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Feature: Daily life partly resumes in cyclone-hit Myanmar former capital
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08:30, May 05, 2008

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A minor part of the daily life started to resume in Myanmar's former capital of Yangon Sunday, the first day in the aftermath of the deadly cyclone Nargis strike the country for 10 hours from Saturday night to Saturday noon.

Yangon residents began to move about mostly on foot as few number of public buses could run as such huge vehicles find impossible to fight their ways through roads densely blocked by the Nargis-triggered fallen trees and its long and thick branches.

Only a number of small vehicles were seen picking up passengers who are worried and eager to travel and meet their relatives and friends probably in trouble and need help if victimized.

Passengers traveling by road were stranded at bus terminals, even finding difficult to get a taxi as an alternative way, the fare of which became doubled, passengers said.

Other passengers traveling by the waterway were also seen stranded at river port jetties as passenger vessels are suspended for the moment due to the reason that some Yangon port terminals got destroyed by the cyclone with some five vessels being reportedly capsized and the casualties are still unknown.

A small number of private shops rather than big shopping centers have opened for business mostly with food shops congested with customers seeking to buy at least bread, milk, rice, meat and vegetable.

As electric poles and cable wires as well as telephone wires fell down and got disconnected due to the cyclone, power and communications failure maddened the public. The telephone link was so destroyed to a degree that mobile connection is hardly accessible.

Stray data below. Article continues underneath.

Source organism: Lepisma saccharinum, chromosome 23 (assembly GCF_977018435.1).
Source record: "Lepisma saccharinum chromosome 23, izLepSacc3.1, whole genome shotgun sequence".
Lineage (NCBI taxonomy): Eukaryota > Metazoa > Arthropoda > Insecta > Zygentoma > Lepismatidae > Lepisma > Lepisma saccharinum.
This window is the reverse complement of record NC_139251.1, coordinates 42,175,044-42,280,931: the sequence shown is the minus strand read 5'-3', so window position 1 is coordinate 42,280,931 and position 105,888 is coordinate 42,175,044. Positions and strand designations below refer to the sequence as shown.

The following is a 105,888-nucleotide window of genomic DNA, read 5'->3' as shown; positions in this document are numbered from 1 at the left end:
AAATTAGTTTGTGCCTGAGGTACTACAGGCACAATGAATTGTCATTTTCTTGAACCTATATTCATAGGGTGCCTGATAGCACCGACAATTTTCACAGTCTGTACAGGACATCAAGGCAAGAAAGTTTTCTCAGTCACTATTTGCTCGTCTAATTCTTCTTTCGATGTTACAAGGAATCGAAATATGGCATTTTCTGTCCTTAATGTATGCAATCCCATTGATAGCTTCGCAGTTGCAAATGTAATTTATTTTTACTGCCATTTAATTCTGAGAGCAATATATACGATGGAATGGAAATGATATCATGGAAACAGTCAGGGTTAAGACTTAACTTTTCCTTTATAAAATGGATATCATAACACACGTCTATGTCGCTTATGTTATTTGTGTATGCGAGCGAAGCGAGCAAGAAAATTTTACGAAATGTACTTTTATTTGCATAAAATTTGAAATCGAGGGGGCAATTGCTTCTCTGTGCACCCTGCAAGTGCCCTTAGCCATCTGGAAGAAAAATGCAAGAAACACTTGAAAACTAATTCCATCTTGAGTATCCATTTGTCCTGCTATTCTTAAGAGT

Especially that the power failure has brought the city into darkness as sun sets except some particular buildings and some affordable people have power sources operated from big and small generators.

The night time of Yangon was spent with silence with few people going out on streets except some with torch lights on urgent case. Meanwhile, there saw some number of police vehicles patrolling around the city for security purpose.

Besides, people were seen queuing for getting water partly available from some underground water pipes.

Moreover, Yangon residents are mostly organizing themselves under voluntary basis to chop fallen trees and branches blocking roads to clear way for traffic and lift trees pressing on buildings. Individual people are also doing the same with their residential compounds where trees fell lying.

Some police members were also seen moving away the blockade in some areas like that near the City hall and the Shwedagon Pagoda.

Still some people were busy repairing their roofs blown off by the storm wind.

Conclusively, electricity, water supply and communication links are pressing need after the disaster.

Meanwhile, Myanmar government has declared five divisions and states -- Yangon, Bago, Ayeyawaddy, Kayin and Mon -- hit by current cyclone storm, as natural-disaster-hit regions.

The government said some parts of the country like areas in coastal regions of southwestern Ayeyawaddy division -- Haing Gyi Island, Pathein, Myaungmya, Laputta, Mawlamyinegyun, Kyaiklat, Phyarpon, Bogalay -- also met with serious damage but the details are still not available including the casualty figures which are not yet confirmed by the authorities.

The terrible cyclone Nargis, which occurred over the Bay of Bengal and stroke Yangon at a wind speed of about 192 kilometers per hour with a diameter of 240 km, has almost totally devastated the former capital.

Observers here commented that the loss due to the disaster is inestimable.

Source:Xinhua



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